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Show more user-friendly timestamps (relative like "7 hours ago" instead of absolute)
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Description

Author: sgardner

Description:
How Facebook shows time and date

When I'm looking at edit histories, I often find myself wanting to know roughly how long ago someone made an edit. Mostly because I am wondering if the person is still around to talk with.

But, it takes me a split second to do the mental processing, because MediaWiki just shows time and date. By contrast, when I'm on Facebook or Twitter or many other sites, that processing is automated for me, and I see human-friendly language like "7 minutes ago," "about an hour ago" or "17 days ago."

It probably makes sense for us to continue to show time and date, but I think it would be helpful to add a notation on the changes that have taken place within the past say eight hours, noting in human-friendly language how long ago the edit was made.

The purpose of this feature request is to eliminate a little mental processing on the part of editors, by automating it.


Version: 1.21.x
Severity: enhancement

Attached:

Details

Reference
bz30857

Event Timeline

bzimport raised the priority of this task from to Low.Nov 21 2014, 11:53 PM
bzimport set Reference to bz30857.
bzimport added a subscriber: Unknown Object (MLST).

Note that it can be helpful for such relative timestamps to also 'live update'; if the page is left open for some time, recent times should be able to recede from 'just now' to '5 minutes ago' to 'an hour ago' etc.

This will especially be important if this sort of thing gets implemented on future more ajax-y interfaces.

Adding bug 19992 as a dependency -- similar machine-readable markup for the timestamps would be needed to update them this way.

Visual clutter is also an issue -- short & sweet '3 years ago' is often handy, but checking exact times can be necessary for many wiki maintenance needs... but having both will just eat up more and more visual space.

I might suggest something like having a lot of markers default to showing the 'short' style, but allowing the user to switch the format live ... which of course brings its own new UI. :P :) At least providing 'raw' times in a hover title would be super useful in many cases.

Now that moment.js has been implemented, this could be easier to do (for JS). I think a PHP solution already exists. We could identify areas where we should start doing this and go one by one?

Change 113960 had a related patch set uploaded by Yuvipanda:
Show relative 'last modified at' at bottom of each page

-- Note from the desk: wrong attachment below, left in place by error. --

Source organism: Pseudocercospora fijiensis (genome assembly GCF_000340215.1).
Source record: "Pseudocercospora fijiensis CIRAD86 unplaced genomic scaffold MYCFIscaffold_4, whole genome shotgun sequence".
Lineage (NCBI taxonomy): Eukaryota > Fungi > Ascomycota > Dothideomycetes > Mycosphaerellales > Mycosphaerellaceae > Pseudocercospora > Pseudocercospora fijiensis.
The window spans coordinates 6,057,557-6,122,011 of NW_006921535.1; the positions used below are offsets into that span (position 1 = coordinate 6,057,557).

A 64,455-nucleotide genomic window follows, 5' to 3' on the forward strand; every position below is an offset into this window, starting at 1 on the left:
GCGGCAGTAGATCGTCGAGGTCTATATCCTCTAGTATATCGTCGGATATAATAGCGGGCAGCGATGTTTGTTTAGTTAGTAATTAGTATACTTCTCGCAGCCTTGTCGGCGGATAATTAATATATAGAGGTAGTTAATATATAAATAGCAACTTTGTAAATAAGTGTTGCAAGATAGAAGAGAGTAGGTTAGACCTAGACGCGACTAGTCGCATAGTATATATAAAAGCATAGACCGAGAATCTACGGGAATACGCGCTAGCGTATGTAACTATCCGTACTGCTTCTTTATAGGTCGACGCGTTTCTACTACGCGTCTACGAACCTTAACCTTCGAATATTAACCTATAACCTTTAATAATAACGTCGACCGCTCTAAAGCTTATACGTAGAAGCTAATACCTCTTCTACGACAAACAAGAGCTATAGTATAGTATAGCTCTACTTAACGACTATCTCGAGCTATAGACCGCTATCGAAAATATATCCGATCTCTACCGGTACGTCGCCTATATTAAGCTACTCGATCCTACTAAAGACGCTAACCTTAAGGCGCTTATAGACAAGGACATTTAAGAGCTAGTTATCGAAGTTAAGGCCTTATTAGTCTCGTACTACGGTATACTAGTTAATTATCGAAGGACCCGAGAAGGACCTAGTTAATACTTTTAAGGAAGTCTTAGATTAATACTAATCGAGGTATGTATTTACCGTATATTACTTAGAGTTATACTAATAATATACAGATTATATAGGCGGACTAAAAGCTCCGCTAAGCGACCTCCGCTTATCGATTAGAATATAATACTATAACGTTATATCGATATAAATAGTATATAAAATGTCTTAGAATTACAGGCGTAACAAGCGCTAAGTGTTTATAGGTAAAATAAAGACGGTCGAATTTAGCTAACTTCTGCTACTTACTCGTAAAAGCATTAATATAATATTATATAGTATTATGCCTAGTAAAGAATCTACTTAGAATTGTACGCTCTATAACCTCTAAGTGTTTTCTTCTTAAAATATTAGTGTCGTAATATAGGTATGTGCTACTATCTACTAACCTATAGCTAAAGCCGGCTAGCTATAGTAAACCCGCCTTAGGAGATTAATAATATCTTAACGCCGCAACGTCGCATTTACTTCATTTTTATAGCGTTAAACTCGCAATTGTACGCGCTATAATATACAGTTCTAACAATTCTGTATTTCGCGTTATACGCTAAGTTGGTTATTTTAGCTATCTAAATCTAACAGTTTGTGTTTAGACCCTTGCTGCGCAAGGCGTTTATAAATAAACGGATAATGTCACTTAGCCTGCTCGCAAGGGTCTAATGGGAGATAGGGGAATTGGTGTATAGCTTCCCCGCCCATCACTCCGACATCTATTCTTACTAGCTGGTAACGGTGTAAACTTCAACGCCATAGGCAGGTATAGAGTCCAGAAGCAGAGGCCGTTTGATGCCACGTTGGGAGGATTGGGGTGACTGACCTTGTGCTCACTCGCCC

https://gerrit.wikimedia.org/r/113960

Hmm, this might actually be terrible performance wise everywhere, since this renders pages uncacheable for anon users. I don't know how that would be fixed...

(In reply to Yuvi Panda from comment #4)

Hmm, this might actually be terrible performance wise everywhere, since this
renders pages uncacheable for anon users. I don't know how that would be
fixed...

CC'ing Ori, just in case he can comment performance-wise.

A more cache friendly solution would be to mark such timestamps with a class or other attribute and do the replacement in JS. While workable, this also has a (small?) performance penalty, and might also cause ugly 'flash'ing as things re-layout when a timestamp is changed for the first time.

FYI, https://gerrit.wikimedia.org/r/95555 was merged last night PST, and is now ready for use in core and extensions. PHP date/time may not be as easy, but at least JavaScript applications can be a little better about this now.

S informs me that CLDR supports this on the PHP side! All that's left is integrating it where necessary.

Maybe this should become a tracking bug for different instances of the issue, now that the grander architectural questions seem to be dealt with.

Sorry for missing the issue in comment 4. Maybe we could ignore cache invalidation, or maybe we could only ever return values that will last an hour, else return "less than 1 hour ago"? Ugly, but cacheable.

How does Reddit do this?

If I recall correctly, anon HTML is cached for 30 days. Perhaps it could just use the relative version for logged in users?

Yeah, was talking about this on IRC. Anon HTML is cached for 30 days unless explicitly invalidated, so even if we invalidate them only every day that's a 30x increase in invalidates and I don't think Ops will like us very much :)

We could show it only for logged in users, yes. Although that does feel a bit weird :)

The JS solution would work better if we top loaded the JS, of course :D We can also easily make it dynamic - updating it as time goes on, rather easily.

Change 113960 abandoned by Yuvipanda:
Show relative 'last modified at' at bottom of each page

Reason:
See discussion on bug

https://gerrit.wikimedia.org/r/113960

Alright, so current 'consensus' seems to be:

  1. Have PHP emit what it currently does, but add a data attribute with a machine readable timestamp and also a class or some such